A Site for Photographers by Photographers

Community > Forums > Canon FD > Fixing/Replacing the Focusing...

Featured Equipment Deals

Latest Equipment Articles

Sun Position Tracking Apps Read More

Sun Position Tracking Apps

These 5 apps, ranging in price from free to $8.99, are our top picks for tracking sun (and moon) light. Also ranging in complexity, some help you keep tabs on the ideal lighting of the day while...

Latest Learning Articles

Basic Image Development in Lightroom: Color Editing (Video Tutorial) Read More

Basic Image Development in Lightroom: Color Editing (Video Tutorial)

Learn basic HSL (hue, saturation, and luminance) color adjustments as well as split toning (adjusting color in highlights and lowlights) in this next video.


Fixing/Replacing the Focusing Screen of an AE-1...

Chris Birkett , Jun 22, 2003; 08:06 p.m.

I was cleaning my lenses today, and I decided to brush/blow some dust off the mirror (no harm there). Unfortunately, the mirror foam disintegrated, and went all over the focusing screen. Some of it appears to have removed the etching (or whatever it is) on the surface, so I see shiny spots from outside, and darkened spots in the viewfinder. It's not bad enough that I can't use the camera, but it is very, very annoying. I'm not certain if the AE-1's focusing screen is even replaceable, not that I could find a new one anyway. I can't think of any way to fix this problem, either... So, am I screwed? Obviously I'll have to get the foam replaced (is it possible to do this yourself?), and probably live with the focusing screen problem.

Responses


    1   |   2     Next    Last

James Mullineaux , Jun 22, 2003; 11:09 p.m.

Well, this might not be what you want to hear, but AE-1s are so cheap now, I'd say just grab another one. I recently got a black one to back up my A-1s with a 50/1.4 lens for less than $60 on eb@y. Unless it has sentimental value I'd grab a new one. Prices are so good these days you might even consider an AE-1P or an A-1. I know it sounds kinda dumb but the action grip helps out the ergodynamics of the camera ALOT!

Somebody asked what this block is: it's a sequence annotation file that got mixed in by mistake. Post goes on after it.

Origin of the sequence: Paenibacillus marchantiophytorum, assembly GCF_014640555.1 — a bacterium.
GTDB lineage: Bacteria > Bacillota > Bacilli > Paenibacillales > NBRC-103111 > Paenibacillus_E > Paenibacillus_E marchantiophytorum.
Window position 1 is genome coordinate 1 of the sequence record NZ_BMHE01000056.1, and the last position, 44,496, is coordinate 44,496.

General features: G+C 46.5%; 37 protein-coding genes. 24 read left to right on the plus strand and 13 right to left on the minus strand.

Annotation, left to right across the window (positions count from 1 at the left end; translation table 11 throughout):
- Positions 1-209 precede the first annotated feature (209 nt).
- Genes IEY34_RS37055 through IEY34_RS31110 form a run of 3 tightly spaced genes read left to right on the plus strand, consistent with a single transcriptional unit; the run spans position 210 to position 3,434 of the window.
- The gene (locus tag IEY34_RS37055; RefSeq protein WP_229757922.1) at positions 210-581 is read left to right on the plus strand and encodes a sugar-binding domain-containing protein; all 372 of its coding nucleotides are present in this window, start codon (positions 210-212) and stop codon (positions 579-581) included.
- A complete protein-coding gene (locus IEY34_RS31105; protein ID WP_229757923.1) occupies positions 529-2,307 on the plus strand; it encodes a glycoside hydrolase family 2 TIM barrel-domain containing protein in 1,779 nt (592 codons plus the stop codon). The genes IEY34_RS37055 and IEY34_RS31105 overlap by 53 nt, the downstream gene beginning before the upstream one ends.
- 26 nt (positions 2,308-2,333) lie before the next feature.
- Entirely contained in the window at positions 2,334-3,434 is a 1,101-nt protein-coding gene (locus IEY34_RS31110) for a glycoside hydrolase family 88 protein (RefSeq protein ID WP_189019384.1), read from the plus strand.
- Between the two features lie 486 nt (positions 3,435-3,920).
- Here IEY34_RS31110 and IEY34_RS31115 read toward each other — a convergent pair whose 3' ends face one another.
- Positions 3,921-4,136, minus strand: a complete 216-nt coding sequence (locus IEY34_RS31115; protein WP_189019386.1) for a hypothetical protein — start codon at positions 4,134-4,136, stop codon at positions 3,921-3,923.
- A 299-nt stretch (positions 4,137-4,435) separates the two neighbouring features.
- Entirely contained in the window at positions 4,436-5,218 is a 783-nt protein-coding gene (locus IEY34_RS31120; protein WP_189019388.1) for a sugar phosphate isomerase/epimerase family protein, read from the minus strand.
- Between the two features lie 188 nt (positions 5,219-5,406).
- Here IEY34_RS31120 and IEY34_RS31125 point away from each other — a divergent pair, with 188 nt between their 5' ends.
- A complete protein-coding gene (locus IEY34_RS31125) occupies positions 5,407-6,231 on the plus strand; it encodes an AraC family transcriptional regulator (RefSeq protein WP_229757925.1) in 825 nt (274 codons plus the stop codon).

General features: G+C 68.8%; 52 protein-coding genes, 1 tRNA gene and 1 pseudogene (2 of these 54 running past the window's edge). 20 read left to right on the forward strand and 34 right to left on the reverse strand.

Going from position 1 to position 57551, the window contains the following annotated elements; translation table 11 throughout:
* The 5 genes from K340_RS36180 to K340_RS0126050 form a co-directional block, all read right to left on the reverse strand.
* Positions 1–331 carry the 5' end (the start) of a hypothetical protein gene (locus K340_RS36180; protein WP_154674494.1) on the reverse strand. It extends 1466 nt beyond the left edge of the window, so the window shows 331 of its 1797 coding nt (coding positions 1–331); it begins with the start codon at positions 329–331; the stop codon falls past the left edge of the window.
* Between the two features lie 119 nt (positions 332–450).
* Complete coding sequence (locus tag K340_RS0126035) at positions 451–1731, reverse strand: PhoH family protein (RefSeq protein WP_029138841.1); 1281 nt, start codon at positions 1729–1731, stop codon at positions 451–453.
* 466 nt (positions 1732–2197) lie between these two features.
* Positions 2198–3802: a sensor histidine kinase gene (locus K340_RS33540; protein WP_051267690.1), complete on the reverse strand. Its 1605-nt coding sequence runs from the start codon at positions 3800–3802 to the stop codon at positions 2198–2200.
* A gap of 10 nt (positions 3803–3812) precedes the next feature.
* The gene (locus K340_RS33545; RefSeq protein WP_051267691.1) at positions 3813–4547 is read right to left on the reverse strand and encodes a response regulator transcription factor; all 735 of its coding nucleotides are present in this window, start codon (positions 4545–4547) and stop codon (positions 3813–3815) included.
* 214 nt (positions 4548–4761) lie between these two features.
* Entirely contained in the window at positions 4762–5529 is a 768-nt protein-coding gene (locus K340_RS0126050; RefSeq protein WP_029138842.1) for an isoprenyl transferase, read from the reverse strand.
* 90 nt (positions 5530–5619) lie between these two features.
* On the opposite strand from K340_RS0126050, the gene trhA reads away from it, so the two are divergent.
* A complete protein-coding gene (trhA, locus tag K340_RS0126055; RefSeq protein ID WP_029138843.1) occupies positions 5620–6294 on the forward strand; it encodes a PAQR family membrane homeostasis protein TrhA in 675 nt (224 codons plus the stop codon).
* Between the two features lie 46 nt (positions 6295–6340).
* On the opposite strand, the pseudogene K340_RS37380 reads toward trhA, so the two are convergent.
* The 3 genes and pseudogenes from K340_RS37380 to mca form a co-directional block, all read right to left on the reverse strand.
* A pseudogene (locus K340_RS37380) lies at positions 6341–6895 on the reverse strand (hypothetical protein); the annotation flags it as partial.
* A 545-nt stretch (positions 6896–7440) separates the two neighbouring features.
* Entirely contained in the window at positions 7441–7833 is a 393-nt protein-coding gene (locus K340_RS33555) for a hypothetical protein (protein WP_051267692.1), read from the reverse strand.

Chris Birkett , Jun 23, 2003; 12:02 a.m.

Yes, it does have some sentimental value (it's my father's camera). The damage to the focusing screen isn't bad enough that the camera can't be used, but it is a major annoyance. I was thinking about buying an A-1 anyway (mainly for aperture priority AE), and I might do that now.

Lee Brand , Jun 23, 2003; 03:04 a.m.

Hi - this is "last ditch" before you dump the camera advice I am going to give you! It worked for me with an AL-1. Not perfectly but no black flecks all over. Yes - replacing the foam is easy - I suspect that there are many previous posts here that will tell you how.

Turn the camera over with the lens off. Get yourself some earbuds and some ronsinol. Wet the earbuds with ronsinol and gently work on the flecks (one by one) in a circular pattern. Use more ronsinol to "flood" the stain from time to time. Take your time - one fleck every night for a week? Work very slowly. Let the ronsinol work (disolve) the tar for a while. Dry with a dry cotton bud. You must work in the direction of the "grooves" if there are any.

Remember - I told you that this is "last option" - dont try it if you have not already given up hope!

Chris Birkett , Jun 23, 2003; 05:03 a.m.

There is no foam residue on the focusing screen, it's more like the foam rubbed off the surface in patches... let's see about a couple of photos. These are fairly small (150k in total), so I hope everyone can see them properly.